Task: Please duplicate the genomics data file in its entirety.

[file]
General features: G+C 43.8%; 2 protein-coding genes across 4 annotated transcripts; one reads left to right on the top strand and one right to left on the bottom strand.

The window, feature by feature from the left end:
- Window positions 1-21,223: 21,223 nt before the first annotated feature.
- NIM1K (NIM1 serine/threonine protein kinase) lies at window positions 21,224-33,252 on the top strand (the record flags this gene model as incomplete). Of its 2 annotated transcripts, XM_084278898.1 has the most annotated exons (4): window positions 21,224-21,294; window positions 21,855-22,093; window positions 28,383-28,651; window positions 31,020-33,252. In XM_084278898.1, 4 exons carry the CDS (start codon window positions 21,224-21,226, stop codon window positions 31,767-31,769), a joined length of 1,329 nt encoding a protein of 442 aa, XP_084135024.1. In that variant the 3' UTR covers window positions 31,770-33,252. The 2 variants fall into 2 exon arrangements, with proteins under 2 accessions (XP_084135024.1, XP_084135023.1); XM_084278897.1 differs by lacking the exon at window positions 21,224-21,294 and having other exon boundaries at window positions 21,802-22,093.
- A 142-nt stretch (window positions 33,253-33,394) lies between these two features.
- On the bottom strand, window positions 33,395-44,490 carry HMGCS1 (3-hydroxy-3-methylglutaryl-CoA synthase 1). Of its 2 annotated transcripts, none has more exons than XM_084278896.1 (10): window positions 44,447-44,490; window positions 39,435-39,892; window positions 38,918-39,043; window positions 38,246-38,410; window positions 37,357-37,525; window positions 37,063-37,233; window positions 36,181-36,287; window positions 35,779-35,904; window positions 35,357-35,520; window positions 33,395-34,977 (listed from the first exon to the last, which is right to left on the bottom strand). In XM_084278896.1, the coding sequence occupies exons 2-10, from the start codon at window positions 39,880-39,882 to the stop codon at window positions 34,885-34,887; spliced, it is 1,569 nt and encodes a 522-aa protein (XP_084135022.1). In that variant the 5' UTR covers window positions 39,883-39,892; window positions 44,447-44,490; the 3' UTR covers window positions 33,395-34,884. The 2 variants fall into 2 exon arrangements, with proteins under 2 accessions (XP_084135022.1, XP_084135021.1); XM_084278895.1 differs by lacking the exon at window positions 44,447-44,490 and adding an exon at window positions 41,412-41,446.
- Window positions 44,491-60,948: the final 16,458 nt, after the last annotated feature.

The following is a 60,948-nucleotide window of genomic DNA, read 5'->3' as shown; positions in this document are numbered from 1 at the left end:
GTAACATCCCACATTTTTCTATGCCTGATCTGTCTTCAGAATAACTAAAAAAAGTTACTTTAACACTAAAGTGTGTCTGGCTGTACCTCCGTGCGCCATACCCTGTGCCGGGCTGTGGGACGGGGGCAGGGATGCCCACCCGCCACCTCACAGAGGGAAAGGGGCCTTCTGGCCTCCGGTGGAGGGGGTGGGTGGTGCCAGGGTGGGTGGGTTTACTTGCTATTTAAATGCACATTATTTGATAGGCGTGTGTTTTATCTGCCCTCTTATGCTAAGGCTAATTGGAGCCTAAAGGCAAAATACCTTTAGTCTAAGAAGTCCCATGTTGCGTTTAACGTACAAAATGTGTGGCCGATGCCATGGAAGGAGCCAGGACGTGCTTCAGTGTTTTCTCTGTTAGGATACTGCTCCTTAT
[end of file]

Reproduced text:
General features: G+C 43.8%; 2 protein-coding genes across 4 annotated transcripts; one reads left to right on the top strand and one right to left on the bottom strand.

The window, feature by feature from the left end:
- Window positions 1-21,223: 21,223 nt before the first annotated feature.
- NIM1K (NIM1 serine/threonine protein kinase) lies at window positions 21,224-33,252 on the top strand (the record flags this gene model as incomplete). Of its 2 annotated transcripts, XM_084278898.1 has the most annotated exons (4): window positions 21,224-21,294; window positions 21,855-22,093; window positions 28,383-28,651; window positions 31,020-33,252. In XM_084278898.1, 4 exons carry the CDS (start codon window positions 21,224-21,226, stop codon window positions 31,767-31,769), a joined length of 1,329 nt encoding a protein of 442 aa, XP_084135024.1. In that variant the 3' UTR covers window positions 31,770-33,252. The 2 variants fall into 2 exon arrangements, with proteins under 2 accessions (XP_084135024.1, XP_084135023.1); XM_084278897.1 differs by lacking the exon at window positions 21,224-21,294 and having other exon boundaries at window positions 21,802-22,093.
- A 142-nt stretch (window positions 33,253-33,394) lies between these two features.
- On the bottom strand, window positions 33,395-44,490 carry HMGCS1 (3-hydroxy-3-methylglutaryl-CoA synthase 1). Of its 2 annotated transcripts, none has more exons than XM_084278896.1 (10): window positions 44,447-44,490; window positions 39,435-39,892; window positions 38,918-39,043; window positions 38,246-38,410; window positions 37,357-37,525; window positions 37,063-37,233; window positions 36,181-36,287; window positions 35,779-35,904; window positions 35,357-35,520; window positions 33,395-34,977 (listed from the first exon to the last, which is right to left on the bottom strand). In XM_084278896.1, the coding sequence occupies exons 2-10, from the start codon at window positions 39,880-39,882 to the stop codon at window positions 34,885-34,887; spliced, it is 1,569 nt and encodes a 522-aa protein (XP_084135022.1). In that variant the 5' UTR covers window positions 39,883-39,892; window positions 44,447-44,490; the 3' UTR covers window positions 33,395-34,884. The 2 variants fall into 2 exon arrangements, with proteins under 2 accessions (XP_084135022.1, XP_084135021.1); XM_084278895.1 differs by lacking the exon at window positions 44,447-44,490 and adding an exon at window positions 41,412-41,446.
- Window positions 44,491-60,948: the final 16,458 nt, after the last annotated feature.

The following is a 60,948-nucleotide window of genomic DNA, read 5'->3' as shown; positions in this document are numbered from 1 at the left end:
GTAACATCCCACATTTTTCTATGCCTGATCTGTCTTCAGAATAACTAAAAAAAGTTACTTTAACACTAAAGTGTGTCTGGCTGTACCTCCGTGCGCCATACCCTGTGCCGGGCTGTGGGACGGGGGCAGGGATGCCCACCCGCCACCTCACAGAGGGAAAGGGGCCTTCTGGCCTCCGGTGGAGGGGGTGGGTGGTGCCAGGGTGGGTGGGTTTACTTGCTATTTAAATGCACATTATTTGATAGGCGTGTGTTTTATCTGCCCTCTTATGCTAAGGCTAATTGGAGCCTAAAGGCAAAATACCTTTAGTCTAAGAAGTCCCATGTTGCGTTTAACGTACAAAATGTGTGGCCGATGCCATGGAAGGAGCCAGGACGTGCTTCAGTGTTTTCTCTGTTAGGATACTGCTCCTTAT